File sharing at work: Eliminate security risks with compliance automation
We hate to break it to you. Users with document sharing capabilities pose an inherent risk to your company. Whether it’s an accidental leak, a lapse in judgement or malicious intent, your digital assets need protection against all types of security risks.
A certain level of company control is required to protect commercially confidential and sensitive information from falling into the wrong hands. With an average of one-third of shared files available to third parties and personal email accounts, data leak protection policies and procedures are more relevant than ever.
The benefits of protecting your own company files are clear, but it is equally important to protect anything containing other people’s personal information. With fines of up to 4% of revenues or €20 million, whichever amount is greater, it is imperative that companies adopt a 360 degrees approach to data protection.
On average, organisations share documents with 826 external domains, including personal email addresses such as Gmail, Yahoo and Hotmail, according to Computer World.
It only takes the actions of one employee to make your organisation non-compliant. Extending and enforcing a compliance policy to every employee in your organisation can be a complex and time consuming task. This is where compliance automation comes into the picture. But let’s first look at the wider context.
Protecting your assets
Designating someone in your organisation who is responsible for compliance is good practice. This person should be empowered to evaluate and implement data protection policies. In some instances, organisations are required to appoint a Data Protection Officer.
For example, if:
- you process data as a public authority
- you require regular and systematic monitoring of data subjects on a large scale
- you process personal data revealing ethnic origin, political opinions or religious beliefs, or personal data relating to criminal convictions and offences.
A reasonable starting point for safeguarding your company’s data is a risk assessment, also called a Data Protection Impact Assessment. Carrying out a risk assessment allows you to understand your company’s level of data protection and plan accordingly.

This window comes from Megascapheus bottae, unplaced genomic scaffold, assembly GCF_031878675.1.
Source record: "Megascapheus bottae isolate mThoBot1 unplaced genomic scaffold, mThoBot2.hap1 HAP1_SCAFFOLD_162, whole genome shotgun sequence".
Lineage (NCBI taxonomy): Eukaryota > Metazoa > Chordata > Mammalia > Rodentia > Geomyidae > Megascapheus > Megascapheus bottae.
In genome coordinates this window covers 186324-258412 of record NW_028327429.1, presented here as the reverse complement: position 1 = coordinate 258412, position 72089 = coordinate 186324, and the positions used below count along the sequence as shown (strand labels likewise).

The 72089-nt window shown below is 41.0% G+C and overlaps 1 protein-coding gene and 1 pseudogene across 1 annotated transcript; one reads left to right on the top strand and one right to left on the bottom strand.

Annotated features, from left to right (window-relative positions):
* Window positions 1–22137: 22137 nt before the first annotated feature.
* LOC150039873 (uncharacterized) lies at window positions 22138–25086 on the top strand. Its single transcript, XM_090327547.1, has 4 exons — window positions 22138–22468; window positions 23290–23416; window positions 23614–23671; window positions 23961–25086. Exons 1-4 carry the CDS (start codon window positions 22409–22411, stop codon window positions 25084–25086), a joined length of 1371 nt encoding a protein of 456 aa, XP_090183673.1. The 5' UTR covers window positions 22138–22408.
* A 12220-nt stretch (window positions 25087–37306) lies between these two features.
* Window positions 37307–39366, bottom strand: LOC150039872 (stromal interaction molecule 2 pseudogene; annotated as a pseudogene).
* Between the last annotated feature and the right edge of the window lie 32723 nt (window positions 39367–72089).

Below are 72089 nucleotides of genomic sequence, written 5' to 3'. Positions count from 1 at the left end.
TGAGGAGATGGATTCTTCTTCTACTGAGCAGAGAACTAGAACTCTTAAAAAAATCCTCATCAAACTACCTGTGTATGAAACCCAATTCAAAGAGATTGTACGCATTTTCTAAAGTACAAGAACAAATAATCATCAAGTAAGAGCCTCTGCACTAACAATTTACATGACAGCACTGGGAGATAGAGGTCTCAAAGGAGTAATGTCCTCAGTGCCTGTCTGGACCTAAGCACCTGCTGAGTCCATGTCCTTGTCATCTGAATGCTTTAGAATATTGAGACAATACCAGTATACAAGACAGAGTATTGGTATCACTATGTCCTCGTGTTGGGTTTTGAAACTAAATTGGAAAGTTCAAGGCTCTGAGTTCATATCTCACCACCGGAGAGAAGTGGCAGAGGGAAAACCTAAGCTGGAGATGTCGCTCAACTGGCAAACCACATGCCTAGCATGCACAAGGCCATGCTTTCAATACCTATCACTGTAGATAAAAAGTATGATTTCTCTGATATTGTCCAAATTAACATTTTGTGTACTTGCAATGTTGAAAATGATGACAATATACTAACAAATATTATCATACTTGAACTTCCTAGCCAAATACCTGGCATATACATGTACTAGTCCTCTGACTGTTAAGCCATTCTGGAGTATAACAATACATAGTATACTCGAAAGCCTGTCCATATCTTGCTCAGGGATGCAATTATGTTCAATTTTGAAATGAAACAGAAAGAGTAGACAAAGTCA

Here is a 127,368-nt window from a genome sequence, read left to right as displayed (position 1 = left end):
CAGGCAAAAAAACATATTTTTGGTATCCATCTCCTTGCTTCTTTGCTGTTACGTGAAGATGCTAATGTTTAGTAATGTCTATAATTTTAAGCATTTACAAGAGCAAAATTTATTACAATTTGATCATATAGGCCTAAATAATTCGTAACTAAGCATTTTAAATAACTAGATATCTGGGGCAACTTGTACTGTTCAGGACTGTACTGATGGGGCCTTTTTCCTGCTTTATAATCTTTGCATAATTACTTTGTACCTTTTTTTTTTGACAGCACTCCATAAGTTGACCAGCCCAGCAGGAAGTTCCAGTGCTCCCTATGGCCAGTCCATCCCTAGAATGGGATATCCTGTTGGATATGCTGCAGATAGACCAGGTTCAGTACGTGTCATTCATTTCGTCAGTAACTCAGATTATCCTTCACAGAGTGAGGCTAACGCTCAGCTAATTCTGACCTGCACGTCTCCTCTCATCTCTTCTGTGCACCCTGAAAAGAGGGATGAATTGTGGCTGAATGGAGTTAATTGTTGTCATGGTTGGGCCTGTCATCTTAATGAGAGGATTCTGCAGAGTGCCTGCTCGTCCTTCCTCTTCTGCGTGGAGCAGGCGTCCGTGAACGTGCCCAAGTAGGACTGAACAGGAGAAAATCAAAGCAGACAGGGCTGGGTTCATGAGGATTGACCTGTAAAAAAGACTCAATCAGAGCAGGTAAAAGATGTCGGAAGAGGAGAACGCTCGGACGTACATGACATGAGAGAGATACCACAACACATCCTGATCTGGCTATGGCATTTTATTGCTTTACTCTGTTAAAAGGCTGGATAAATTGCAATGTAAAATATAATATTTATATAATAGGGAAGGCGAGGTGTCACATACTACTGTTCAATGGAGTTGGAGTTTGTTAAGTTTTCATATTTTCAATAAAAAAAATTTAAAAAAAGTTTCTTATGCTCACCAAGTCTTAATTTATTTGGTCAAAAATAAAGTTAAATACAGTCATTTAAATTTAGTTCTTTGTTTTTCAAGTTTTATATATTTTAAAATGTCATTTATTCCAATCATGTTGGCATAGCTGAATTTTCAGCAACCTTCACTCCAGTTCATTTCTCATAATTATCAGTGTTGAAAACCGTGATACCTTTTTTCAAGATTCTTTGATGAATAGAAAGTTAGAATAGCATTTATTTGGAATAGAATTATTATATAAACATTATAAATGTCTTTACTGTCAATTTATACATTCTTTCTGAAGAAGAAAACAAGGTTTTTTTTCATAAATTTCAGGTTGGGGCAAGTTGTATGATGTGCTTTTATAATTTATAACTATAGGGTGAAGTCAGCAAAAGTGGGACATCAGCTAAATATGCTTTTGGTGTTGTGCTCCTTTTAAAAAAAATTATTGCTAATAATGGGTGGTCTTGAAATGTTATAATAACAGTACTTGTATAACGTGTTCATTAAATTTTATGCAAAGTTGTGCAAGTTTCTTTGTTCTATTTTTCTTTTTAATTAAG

Next, a data protection policy has to be developed which should address the findings of your risk assessment. It is less of a security risk if all of your company’s documents online are shared internally but measures must still be taken to protect people’s personal data, as stipulated in the General Data Protection Regulation (GDPR).
If documents are shared externally, your data protection policy should detail how shared files are managed. Employees should be able to refer to the company policy for guidelines on external sharing and procedures for unsharing.
With a clear and specific data protection strategy in place, compliance automation tools can be configured to reflect and enforce policies. In compliance automation, user-defined criteria determine the system triggers for notifications and unsharing, ensuring that employees’ who share documents adhere to company policies.
Web-based solutions such as Tricent combine an easy-to-use interface with advanced compliance controls, allowing employers to apply workflows to individual employees, departments or on an organisational level. This level of control helps companies safeguard their business interests by controlling unauthorised sharing, monitoring user storage and auditing user activity.
Having the appropriate infrastructure in place to deal with data protection is key for companies of all sizes. In a study, IBM found that investment in privacy resulted in a high return on investment.
Organisations without security automation experienced data breach costs that were 95% higher than breaches at organisations with full security automation.
Based on statements from the European Commission, it is evident that data protection regulation will continue to expand and toughen. Speaking at the IAPP Data Protection Congress in Brussels, November 2019, Executive Vice President of the European Commission Margrethe Vestager underlined the European Commission’s determination to ensure that shared data is compliant with data protection rules. ‘To tackle the challenges of a data-driven economy, we need both competition and privacy regulation, and we need strong enforcement in both’, the commissioner said.
As compliance continues to grow with government legislation and industry regulation, companies will be required to keep up and will be held accountable by data protection authorities if they fail to comply. Appointing someone in your company who’s responsible for compliance is imperative to stay up to date with the latest in the world of privacy protection.
Your appointed compliance representative will be able to develop and update your organisation’s data protection strategy, including the implementation of compliance automation that can assist employees in managing their shared documents and minimise the risk of a security breach.